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Mr. ATTOCKNIE: Mr friends. Indians, in the Comanche custom young people are referred to as sons and daughters so I want to say a few words along that line. Attempts have been made to take away the guardianship of the Indian Bureau over Indian land. I am opposed to that; and the reasons given for lifting the guardianship of the Indian Bureau from the Indians, especially to aid the uneducated Indians, is not fair. There is no reason given why that should be fair. Now we are very proud of you, our children, that are so highly educated. Your oratory here is about as good as I have ever heard anywhere, including the halls of Congress. You are able Indians, but the advancement and achievement obtained by you educated Indians does not help us old folks any longer. Our status as Indians remains just the same. You are highly educated. That does not help us any at all. My boy's status does not save my status as an Indian, as a ward of the Government
I want you to take this resolution that was offered here by the Chairman and insert therein words and language that will help the old Indians like myself. IN Oklahoma the old Indians are the minority. The young people have such a great majority that we never have any chance to put in the by-laws rules that we want, because the young and educated people have such a big majority that they rule us out. I would not be here if it was left to the majority. We do not question the legality of majority rule, but it is not fair. The leadership of the council is given to the young, well educated people in my jurisdiction, a lot of them landless. Those young men really are not interested in an allotted Indians lands or problems. That is not fair. We don't want to have control of the young, educated Indians, but we want to be represented and be given equal representation in the council affairs and before the Indian bureau and Congress. We can't do it under the present system which is legal but is not fair. Now I live on a farm. Suppose somebody quite farming, leaves the farm and goes away somewhere, and then tells how that farm should be carried on. It is just as fair as that the younger and disinterested Indians rule the tribes. I think it is very much the same in other tribes in other states. I have been talking for a number of years. Some of you come from closed reservations but you people have allotted lands will understand what I mean.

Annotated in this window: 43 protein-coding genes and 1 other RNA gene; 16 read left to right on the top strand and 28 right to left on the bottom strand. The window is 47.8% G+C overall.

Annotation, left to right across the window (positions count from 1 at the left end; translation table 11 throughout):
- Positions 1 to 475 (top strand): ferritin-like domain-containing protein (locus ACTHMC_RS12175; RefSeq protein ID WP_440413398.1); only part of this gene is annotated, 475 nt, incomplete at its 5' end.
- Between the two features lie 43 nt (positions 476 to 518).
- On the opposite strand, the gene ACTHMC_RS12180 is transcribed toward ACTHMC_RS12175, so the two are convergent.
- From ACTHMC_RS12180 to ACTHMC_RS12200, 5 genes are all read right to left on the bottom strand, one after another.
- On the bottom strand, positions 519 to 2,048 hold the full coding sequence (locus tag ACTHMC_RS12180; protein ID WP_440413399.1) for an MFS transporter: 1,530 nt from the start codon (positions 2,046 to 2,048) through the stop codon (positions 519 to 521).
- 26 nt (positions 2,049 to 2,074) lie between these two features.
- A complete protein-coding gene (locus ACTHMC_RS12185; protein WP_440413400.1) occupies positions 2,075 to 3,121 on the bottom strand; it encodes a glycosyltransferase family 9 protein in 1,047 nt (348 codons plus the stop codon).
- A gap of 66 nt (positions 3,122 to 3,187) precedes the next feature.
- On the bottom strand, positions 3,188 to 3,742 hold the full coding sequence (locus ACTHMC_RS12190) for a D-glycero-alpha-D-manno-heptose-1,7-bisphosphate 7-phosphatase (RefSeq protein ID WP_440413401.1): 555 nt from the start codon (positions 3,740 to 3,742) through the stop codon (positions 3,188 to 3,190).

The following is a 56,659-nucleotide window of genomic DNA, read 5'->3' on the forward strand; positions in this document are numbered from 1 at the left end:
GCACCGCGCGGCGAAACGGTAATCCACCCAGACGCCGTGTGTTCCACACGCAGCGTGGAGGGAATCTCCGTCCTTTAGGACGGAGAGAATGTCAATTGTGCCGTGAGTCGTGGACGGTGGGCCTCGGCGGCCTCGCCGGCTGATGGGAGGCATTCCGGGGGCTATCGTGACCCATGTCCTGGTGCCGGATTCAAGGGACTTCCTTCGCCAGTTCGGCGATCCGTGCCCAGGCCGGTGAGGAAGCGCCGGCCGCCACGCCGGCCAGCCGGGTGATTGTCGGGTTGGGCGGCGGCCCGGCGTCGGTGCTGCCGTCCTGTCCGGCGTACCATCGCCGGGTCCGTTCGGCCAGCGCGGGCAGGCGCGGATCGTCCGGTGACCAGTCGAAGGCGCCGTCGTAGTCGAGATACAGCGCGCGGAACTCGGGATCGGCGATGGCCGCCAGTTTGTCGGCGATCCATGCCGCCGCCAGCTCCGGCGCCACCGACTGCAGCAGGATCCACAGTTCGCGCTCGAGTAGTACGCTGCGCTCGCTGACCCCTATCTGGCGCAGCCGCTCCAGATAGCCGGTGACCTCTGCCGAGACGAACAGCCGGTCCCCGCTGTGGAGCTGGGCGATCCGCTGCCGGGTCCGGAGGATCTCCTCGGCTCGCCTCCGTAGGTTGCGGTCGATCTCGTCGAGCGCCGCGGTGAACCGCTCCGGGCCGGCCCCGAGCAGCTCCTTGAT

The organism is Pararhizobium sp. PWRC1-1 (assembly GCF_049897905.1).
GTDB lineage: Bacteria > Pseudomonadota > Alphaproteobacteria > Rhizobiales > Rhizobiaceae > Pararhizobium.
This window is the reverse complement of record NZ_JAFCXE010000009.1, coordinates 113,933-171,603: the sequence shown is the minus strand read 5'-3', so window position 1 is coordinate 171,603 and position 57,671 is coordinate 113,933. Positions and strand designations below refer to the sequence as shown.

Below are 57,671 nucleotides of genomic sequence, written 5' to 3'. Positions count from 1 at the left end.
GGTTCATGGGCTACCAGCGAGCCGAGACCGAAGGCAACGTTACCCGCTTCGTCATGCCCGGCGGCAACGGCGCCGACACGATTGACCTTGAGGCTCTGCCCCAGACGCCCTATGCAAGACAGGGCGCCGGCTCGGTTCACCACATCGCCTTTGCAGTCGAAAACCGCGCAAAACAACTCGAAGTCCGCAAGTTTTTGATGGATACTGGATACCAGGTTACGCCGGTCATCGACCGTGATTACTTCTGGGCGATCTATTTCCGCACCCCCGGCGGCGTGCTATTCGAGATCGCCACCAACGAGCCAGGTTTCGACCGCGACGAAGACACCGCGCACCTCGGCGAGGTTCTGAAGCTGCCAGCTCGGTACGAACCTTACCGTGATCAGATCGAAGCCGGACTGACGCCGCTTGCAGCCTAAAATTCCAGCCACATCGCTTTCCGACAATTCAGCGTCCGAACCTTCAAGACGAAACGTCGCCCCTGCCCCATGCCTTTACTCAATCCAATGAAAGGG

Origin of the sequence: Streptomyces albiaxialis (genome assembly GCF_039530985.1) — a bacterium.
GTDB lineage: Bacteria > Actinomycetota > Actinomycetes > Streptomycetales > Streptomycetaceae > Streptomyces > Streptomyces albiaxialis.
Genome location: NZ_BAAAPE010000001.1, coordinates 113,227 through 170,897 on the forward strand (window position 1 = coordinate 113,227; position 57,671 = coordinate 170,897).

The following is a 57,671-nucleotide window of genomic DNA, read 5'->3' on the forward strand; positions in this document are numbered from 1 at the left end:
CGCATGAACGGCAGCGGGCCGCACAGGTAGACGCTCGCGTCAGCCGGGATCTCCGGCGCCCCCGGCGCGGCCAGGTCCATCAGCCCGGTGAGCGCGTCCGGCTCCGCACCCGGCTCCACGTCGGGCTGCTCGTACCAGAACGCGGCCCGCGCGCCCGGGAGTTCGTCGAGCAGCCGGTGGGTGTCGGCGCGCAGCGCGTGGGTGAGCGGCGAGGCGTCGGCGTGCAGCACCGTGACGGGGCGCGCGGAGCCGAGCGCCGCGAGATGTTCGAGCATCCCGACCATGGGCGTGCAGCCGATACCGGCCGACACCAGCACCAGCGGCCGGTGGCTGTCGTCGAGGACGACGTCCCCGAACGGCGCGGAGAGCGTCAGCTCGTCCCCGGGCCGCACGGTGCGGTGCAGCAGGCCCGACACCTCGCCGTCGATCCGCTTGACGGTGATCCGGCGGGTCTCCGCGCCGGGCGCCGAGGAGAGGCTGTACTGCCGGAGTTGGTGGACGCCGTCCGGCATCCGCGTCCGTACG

It will not be long before the old Indian will be out of sight. I wish to ask you young and educated Indians to consider this resolution carefully for the older Indians' benefits. The Indian Bureau should be retained for the protection of the aged and allotted land owners. At least for awhile, because the old man standing before you will, before long, pass on to follow my fathers, your fathers, and your mothers to that Happy Hunting Ground in the realms of the mysterious hereafter. I thank you.
All of the delegates present stood and applauded after Mr. Attocknie finished speaking. 
Resolution No. 14: Resolution No. 12 was then put to a vote and was passed unanimously. The Committee had no more resolutions to present. 
The Chairman of the Convention asked if any of the Indians had any other resolutions they wished to present at this time. 

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